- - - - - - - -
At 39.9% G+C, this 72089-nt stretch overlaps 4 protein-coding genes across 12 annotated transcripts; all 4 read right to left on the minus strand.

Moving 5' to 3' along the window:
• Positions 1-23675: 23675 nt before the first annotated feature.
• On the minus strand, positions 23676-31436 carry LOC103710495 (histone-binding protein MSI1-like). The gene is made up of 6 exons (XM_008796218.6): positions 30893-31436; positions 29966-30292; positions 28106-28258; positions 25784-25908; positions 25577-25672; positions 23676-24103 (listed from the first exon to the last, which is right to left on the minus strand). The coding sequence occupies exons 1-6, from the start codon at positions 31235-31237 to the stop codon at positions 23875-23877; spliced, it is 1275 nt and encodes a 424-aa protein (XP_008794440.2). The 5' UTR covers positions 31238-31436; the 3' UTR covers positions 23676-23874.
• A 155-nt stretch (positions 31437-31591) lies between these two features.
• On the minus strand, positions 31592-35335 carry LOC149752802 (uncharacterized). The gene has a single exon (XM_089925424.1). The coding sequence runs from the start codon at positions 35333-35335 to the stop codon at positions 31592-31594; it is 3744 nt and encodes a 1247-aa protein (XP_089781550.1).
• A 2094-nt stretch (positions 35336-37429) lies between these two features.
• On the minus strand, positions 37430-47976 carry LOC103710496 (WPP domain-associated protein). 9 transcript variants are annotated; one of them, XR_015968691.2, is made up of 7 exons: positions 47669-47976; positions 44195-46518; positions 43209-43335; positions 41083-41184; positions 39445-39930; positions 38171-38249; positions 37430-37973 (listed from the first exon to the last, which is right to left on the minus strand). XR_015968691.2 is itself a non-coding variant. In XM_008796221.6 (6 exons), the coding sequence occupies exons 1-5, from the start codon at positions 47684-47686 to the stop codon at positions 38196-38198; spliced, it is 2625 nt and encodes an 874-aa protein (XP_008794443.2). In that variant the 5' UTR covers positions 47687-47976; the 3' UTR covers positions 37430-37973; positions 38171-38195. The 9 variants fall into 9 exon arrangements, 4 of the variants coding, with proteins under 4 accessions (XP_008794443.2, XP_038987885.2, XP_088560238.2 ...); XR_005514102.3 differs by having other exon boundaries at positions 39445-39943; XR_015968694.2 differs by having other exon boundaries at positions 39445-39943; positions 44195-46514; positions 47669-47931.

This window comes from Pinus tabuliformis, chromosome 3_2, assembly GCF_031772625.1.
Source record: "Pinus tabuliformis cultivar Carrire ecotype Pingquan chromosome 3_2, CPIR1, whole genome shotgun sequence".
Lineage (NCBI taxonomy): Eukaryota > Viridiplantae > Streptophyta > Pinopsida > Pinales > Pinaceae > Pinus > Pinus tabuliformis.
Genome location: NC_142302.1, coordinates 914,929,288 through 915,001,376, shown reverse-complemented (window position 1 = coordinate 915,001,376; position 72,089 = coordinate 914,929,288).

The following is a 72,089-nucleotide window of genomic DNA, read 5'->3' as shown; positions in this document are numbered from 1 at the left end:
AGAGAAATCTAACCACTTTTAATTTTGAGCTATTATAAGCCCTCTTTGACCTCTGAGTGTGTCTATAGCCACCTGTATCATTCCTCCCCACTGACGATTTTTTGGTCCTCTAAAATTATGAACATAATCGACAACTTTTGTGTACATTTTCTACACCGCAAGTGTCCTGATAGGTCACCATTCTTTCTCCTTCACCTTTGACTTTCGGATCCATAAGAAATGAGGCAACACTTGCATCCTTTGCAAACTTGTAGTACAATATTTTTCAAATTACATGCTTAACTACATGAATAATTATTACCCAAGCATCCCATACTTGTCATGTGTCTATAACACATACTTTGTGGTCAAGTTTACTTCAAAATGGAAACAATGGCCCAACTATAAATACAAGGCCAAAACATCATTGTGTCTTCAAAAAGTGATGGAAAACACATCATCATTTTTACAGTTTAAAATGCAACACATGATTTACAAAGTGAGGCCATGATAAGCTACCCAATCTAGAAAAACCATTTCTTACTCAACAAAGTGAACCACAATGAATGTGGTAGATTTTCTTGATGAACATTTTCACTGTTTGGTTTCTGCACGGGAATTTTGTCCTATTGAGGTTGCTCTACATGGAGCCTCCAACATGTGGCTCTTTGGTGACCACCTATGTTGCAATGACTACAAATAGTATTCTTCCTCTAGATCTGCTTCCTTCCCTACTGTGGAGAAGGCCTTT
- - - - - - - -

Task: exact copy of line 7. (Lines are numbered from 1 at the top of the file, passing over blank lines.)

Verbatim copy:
• A 2094-nt stretch (positions 35336-37429) lies between these two features.